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Dr. Susan Trolier-McKinstryDepartment of Materials Science and EngineeringPennsylvania State UniversityHost: Professor Paul Evans (MS&E)
New Materials for Three Dimensional Ferroelectric Microelectronics
AbstractIn the last decade, there have been major changes in the families of ferroelectric materials available for integration with CMOS electronics. These new materials, including Hf1-xZrxO2, Al1-xScxN, Al1-xBxN and Zn1-xMgxO, offer the possibility of new functionalities. This talk will discuss the possibility of exploiting the 3rd dimension in microelectronics for functions beyond interconnects, enabling 3D non-von Neumann computer architectures exploiting ferroelectrics for local memory, logic in memory, digital/analog computation, and neuromorphic functionality. This approach circumvents the end of Moore’s law in 2D scaling, while simultaneously overcoming the “von Neumann bottleneck” in moving instructions and data between separate logic and memory circuits. Computing accounts for 5 – 15% of worldwide energy consumption. In the U.S., data centers alone are projected to consume approximately 73 billion kWh in 2020. While recent efficiency gains in hardware have partially mitigated the rising energy consumption of computing, major gains are achievable in a paradigm shift to 3D computing systems, especially those that closely couple memory and logic. This paper will cover the relevant materials, their deposition conditions, and what is known about the wake-up, fatigue, and retention processes.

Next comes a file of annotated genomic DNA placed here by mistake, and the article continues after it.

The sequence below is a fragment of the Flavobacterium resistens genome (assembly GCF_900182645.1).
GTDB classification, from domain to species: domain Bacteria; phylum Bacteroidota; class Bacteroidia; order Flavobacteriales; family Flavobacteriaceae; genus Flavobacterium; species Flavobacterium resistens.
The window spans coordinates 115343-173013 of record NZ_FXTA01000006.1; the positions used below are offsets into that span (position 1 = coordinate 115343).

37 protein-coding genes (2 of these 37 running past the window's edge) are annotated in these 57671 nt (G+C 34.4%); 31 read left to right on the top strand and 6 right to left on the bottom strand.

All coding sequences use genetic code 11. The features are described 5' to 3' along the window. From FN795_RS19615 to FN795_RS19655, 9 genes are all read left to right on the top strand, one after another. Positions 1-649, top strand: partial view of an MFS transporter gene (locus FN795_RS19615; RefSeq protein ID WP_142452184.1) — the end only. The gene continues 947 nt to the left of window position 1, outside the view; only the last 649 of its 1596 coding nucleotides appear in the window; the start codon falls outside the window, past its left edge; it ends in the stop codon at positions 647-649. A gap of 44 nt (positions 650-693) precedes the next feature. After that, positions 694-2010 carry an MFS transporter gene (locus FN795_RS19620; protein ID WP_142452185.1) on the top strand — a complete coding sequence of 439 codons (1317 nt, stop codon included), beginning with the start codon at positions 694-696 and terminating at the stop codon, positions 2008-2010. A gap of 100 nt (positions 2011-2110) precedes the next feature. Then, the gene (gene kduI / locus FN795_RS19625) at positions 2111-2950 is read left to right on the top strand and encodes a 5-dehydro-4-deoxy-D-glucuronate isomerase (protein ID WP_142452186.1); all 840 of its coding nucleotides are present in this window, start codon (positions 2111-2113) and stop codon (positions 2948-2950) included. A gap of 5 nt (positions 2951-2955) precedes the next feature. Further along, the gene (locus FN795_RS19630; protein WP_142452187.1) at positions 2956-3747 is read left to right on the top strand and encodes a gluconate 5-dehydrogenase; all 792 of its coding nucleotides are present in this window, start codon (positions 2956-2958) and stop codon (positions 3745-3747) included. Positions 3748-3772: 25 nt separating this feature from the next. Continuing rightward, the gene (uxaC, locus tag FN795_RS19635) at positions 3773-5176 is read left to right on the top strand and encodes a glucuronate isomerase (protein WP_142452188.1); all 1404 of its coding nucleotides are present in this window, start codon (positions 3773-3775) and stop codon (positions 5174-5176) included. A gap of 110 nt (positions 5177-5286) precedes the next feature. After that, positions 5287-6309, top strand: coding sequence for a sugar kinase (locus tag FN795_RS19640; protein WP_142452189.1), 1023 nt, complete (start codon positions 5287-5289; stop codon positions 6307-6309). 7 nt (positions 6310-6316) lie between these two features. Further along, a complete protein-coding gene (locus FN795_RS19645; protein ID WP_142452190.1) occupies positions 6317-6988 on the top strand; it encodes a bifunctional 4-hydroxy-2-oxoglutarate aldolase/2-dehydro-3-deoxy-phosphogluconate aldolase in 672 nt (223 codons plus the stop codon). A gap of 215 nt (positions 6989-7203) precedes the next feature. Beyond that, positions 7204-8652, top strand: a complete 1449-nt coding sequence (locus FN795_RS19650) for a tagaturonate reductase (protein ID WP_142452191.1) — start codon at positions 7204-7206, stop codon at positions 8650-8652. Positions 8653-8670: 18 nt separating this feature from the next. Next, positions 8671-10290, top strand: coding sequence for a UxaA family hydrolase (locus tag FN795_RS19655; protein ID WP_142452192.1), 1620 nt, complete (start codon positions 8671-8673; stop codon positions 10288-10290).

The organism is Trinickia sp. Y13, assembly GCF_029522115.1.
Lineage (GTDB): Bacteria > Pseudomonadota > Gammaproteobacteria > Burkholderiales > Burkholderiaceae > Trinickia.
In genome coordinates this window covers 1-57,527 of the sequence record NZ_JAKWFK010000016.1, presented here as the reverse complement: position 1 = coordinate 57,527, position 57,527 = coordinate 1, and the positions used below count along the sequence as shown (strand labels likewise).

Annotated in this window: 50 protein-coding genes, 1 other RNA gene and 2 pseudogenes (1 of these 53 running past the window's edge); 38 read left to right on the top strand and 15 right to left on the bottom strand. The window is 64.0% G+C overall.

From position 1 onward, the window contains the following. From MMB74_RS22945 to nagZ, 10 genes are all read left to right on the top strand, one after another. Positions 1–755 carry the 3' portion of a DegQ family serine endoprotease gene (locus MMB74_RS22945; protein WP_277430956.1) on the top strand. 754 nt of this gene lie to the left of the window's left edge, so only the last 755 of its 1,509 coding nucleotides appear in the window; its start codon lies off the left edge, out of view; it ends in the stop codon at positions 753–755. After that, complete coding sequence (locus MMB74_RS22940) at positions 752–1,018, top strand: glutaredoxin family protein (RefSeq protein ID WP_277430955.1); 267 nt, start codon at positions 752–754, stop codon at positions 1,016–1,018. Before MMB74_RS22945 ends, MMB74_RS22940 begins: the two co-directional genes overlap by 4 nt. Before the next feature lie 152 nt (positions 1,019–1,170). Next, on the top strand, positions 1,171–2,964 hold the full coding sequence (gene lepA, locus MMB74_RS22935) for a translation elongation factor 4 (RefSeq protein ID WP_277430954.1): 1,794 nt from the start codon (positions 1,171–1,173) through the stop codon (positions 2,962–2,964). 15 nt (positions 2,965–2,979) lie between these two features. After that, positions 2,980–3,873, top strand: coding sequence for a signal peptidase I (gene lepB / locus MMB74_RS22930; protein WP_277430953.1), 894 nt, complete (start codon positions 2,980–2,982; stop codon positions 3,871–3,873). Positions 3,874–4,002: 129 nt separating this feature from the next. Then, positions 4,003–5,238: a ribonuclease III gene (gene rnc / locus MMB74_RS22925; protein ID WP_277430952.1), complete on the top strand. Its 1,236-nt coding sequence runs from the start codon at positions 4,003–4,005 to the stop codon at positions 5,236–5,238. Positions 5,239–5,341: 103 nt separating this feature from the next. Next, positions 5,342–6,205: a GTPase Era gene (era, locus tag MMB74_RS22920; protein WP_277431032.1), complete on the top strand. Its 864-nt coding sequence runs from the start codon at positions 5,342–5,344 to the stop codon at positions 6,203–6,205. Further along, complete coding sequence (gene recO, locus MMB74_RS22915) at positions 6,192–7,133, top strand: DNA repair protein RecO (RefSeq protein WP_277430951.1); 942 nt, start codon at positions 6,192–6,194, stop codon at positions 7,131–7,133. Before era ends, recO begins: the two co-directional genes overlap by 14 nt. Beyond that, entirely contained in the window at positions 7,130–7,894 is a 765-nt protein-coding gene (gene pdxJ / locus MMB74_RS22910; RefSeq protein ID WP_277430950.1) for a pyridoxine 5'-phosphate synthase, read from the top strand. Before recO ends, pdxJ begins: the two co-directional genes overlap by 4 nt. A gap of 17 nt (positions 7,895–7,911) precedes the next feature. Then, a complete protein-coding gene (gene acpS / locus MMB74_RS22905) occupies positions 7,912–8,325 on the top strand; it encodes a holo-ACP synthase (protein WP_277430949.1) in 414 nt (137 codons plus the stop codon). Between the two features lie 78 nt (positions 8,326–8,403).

Biography Susan Trolier-McKinstry is an Evan Pugh University Professor and Steward S. Flaschen Professor of Ceramic Science and Engineering, and Professor of Electrical Engineering. Her main research interests include thin films for dielectric and piezoelectric applications. She directs both the Center for Dielectrics and Piezoelectrics and the Center for Three-Dimensional Ferroelectric Microelectronics. She is a member of the National Academy of Engineering, a fellow of the American Ceramic Society, IEEE, and the Materials Research Society, and an academician of the World Academy of Ceramics. She currently serves as an associate editor for Applied Physics Letters. She was 2017 President of the Materials Research Society; previously she served as president of the IEEE Ultrasonics, Ferroelectrics and Frequency Control Society, as well as Keramos. Twenty-one people that she has advised/co-advised have gone on to take faculty positions around the world.